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Wednesday, June 25th, 2014

Small town to small screen

Rockford native to appear on Discovery Channel reality series

By Colin Foster

From left to right, Noel Devine, Tyrann Mathieu, Parkway High School graduate Ro. . .

For a kid from the small town of Rockford, Rob Rutledge has done some rather big things with his career.
Rutledge, nicknamed "Dusty," was a football standout at Parkway High School in the 1980s and went on to work under head coach Rich Rodriguez at Michigan from 2008-2011 as director of external operations manager. Before that, Rutledge was part of Rodriguez's staff as video coordinator for the West Virginia University for six years. Prior to that, he had had a three-year stint as special assistant to head coach Cam Cameron at the University of Indiana from 1997-2000.
"For people in Rockford, it was okay to chase your dreams. It was okay to dream big," Rutledge said. "It was really neat that I lived in a place where my heroes lived. I didn't have to watch TV to see my heroes, whether it be my father (Bob) or my grandfather (Jake) or my uncle Keith.
"I give most of the credit for my work career to being raised in a small town."
Starting July 9, though, that kid from the small town can be seen on the small screen in the premiere of Discovery Channel's new sports-based reality series "American Muscle."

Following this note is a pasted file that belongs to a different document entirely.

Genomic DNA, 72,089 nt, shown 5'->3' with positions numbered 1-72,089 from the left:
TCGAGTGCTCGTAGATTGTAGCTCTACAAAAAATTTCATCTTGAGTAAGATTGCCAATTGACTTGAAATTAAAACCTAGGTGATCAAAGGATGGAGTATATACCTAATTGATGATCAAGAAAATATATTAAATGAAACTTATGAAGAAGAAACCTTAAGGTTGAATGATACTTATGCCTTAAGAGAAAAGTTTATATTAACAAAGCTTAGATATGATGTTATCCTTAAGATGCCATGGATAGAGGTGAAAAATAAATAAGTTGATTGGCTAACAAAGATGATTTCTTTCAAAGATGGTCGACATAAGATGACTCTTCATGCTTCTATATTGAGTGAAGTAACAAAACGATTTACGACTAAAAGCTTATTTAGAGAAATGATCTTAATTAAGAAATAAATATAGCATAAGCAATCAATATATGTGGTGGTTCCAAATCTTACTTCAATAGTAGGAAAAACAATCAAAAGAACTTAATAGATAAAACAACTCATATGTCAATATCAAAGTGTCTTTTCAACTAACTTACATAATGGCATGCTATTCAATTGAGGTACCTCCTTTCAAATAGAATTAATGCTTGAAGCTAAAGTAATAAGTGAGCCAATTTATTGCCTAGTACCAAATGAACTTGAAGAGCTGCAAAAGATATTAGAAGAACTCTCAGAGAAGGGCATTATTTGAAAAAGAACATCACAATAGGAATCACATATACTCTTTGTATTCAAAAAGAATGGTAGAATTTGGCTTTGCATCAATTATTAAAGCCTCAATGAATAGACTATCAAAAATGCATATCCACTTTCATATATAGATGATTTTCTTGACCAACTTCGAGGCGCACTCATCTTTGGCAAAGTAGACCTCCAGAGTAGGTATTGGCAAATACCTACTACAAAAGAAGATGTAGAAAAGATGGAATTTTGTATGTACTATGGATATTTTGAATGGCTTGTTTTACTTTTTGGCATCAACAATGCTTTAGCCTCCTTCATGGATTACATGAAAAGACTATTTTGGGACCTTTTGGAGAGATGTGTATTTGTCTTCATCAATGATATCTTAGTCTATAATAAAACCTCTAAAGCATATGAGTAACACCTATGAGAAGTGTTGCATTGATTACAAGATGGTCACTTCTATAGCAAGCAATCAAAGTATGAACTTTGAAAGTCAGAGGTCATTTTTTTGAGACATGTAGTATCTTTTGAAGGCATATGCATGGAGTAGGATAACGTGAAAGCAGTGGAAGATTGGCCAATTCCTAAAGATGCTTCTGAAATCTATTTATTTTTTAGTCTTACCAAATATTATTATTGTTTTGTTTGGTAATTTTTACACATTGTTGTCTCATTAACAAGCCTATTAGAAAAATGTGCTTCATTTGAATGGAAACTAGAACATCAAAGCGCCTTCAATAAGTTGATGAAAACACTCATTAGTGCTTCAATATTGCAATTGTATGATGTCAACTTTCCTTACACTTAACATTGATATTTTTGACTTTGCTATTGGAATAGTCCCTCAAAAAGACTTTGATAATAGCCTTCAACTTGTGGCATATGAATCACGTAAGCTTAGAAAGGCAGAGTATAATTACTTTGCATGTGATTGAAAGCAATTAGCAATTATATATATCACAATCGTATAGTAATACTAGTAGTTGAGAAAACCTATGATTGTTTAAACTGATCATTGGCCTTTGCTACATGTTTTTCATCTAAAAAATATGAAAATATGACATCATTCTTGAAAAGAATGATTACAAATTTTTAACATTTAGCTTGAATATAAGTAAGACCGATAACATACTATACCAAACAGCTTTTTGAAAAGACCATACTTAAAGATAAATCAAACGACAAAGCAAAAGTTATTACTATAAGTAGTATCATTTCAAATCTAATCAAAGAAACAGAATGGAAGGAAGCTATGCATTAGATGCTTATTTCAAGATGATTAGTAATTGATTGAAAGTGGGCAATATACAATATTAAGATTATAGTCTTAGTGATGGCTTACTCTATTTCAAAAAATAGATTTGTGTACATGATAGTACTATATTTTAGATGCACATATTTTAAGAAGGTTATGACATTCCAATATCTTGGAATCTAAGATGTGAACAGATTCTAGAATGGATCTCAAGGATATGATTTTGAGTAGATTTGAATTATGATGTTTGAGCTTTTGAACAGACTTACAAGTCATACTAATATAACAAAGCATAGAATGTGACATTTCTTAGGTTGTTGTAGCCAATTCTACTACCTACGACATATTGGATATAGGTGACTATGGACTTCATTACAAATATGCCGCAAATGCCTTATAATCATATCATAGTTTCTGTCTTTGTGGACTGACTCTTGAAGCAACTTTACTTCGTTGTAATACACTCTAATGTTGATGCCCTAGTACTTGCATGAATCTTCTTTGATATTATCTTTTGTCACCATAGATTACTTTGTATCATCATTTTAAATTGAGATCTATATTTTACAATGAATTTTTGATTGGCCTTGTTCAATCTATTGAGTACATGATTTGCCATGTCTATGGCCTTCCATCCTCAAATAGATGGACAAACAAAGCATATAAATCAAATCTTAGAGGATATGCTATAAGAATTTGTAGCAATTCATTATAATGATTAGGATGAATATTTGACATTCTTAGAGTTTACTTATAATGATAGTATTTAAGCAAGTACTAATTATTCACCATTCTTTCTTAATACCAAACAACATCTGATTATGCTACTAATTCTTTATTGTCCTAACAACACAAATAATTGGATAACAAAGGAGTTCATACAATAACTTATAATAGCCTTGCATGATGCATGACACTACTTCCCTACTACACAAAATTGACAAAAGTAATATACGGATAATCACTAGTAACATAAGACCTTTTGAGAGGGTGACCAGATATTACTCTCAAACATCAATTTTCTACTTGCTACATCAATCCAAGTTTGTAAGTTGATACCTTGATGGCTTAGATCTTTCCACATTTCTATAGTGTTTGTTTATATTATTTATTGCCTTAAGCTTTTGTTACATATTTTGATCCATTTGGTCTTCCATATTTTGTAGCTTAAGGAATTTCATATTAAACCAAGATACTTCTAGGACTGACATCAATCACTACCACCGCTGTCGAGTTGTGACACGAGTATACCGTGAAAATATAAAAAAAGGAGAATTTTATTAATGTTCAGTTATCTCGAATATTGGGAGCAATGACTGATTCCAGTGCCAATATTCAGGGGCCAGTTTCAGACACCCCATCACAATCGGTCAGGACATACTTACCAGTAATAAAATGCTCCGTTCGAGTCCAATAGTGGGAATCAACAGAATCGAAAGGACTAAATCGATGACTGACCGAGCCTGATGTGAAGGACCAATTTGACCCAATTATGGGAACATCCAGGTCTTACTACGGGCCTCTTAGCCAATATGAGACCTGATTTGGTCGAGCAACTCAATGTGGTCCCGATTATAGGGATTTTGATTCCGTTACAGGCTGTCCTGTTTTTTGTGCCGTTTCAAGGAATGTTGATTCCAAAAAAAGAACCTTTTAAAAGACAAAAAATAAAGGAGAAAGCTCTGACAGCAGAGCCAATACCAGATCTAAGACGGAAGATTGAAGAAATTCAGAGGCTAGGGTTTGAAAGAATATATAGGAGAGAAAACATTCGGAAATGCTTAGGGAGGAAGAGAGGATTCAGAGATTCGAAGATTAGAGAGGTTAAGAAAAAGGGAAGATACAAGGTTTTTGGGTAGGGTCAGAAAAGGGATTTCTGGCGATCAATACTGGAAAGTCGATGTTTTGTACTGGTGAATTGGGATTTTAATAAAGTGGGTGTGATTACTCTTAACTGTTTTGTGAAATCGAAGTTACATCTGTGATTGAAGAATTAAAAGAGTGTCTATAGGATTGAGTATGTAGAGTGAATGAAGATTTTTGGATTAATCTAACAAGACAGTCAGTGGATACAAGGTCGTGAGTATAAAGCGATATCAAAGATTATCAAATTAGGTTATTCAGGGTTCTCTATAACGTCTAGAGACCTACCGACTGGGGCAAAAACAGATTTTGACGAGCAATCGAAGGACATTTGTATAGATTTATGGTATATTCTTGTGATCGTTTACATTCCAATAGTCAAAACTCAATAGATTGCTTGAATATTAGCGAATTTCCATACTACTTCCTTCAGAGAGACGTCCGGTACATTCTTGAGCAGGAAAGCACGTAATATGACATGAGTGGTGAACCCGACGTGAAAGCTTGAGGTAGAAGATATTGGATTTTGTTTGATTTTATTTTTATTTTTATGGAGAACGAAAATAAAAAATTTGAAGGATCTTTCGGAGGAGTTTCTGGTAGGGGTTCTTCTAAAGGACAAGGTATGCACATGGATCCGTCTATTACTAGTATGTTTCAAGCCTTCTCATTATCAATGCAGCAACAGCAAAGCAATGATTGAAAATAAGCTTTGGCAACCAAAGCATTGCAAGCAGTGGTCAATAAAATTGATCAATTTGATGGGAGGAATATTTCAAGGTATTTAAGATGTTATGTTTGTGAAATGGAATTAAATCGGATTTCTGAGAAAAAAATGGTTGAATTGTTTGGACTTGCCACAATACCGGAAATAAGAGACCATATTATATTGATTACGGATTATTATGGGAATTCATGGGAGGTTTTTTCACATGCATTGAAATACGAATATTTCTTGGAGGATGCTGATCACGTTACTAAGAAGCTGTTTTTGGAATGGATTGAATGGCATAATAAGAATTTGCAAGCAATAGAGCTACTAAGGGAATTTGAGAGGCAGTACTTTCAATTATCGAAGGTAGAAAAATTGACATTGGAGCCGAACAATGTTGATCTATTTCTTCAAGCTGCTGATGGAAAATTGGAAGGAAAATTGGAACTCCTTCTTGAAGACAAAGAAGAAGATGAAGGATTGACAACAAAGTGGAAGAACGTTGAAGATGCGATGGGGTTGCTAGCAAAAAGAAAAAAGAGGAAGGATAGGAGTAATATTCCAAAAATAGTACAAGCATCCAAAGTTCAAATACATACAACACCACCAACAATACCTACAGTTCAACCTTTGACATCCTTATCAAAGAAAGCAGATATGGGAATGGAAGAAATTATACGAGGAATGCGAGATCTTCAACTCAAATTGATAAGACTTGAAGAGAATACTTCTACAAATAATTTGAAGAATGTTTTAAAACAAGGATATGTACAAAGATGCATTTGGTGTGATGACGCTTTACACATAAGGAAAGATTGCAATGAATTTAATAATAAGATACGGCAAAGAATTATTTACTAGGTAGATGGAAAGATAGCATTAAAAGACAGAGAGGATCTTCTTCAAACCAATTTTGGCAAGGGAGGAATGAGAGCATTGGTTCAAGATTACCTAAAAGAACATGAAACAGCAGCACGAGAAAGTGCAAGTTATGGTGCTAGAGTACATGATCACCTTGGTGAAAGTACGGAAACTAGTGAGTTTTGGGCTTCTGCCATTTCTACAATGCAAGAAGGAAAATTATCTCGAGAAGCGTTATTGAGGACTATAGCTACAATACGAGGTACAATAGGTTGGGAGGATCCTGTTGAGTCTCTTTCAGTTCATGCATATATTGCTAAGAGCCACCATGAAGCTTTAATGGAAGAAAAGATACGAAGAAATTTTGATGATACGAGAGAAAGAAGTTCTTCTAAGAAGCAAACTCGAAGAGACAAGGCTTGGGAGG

Rutledge will be a regular in all eight episodes scheduled for the first season of the show, which follows his boss, Mike Barwis, and his team of trainers as they work with world class athletes at the Barwis Methods Training Center just outside of Detroit. Athletes from all around the world and people of all ages/ walks of life make the trek to train with Barwis - who is widely considered to be one of the best strength training coaches in the world.
"Mike has probably the biggest name in strength," Rutledge said. "I think he was voted the No. 6 most influential strength coach of all time, and four of the guys above him are dead and the others are Russian. He's pretty well known in the strength world."
The show will feature some of the best athletes on the planet in each episode - including Richard Sherman (of the Super Bowl champion Seattle Seahawks), Ndamukong Suh (Detroit Lions), Nick Swisher (Cleveland Indians), UFC star Rashad Evans, DeAndre Jordan (Los Angeles Clippers), former NFL star Shawne Merriman, former NBA player Baron Davis, Pierre Garcon (Washington Redskin) and Arizona Cardinals' free safety Tyran Mathieu, more popularly known as "Honey Badger."
Rutledge said clients had told them that Barwis Methods Training Center would make a great set for a reality show. As fate would have it, the President of Production for Funny or Die, Mike Farah, showed up to train at the facility a few years ago and the idea was hatched.
  A crew from Funny or Die, Will Ferrell and Adam McKay's production company, went to they gym two years ago and shot a sizzle reel, which is basically a trailer to help pitch the project. From there, the company shopped the reel around to various networks and the Discovery Channel took interest.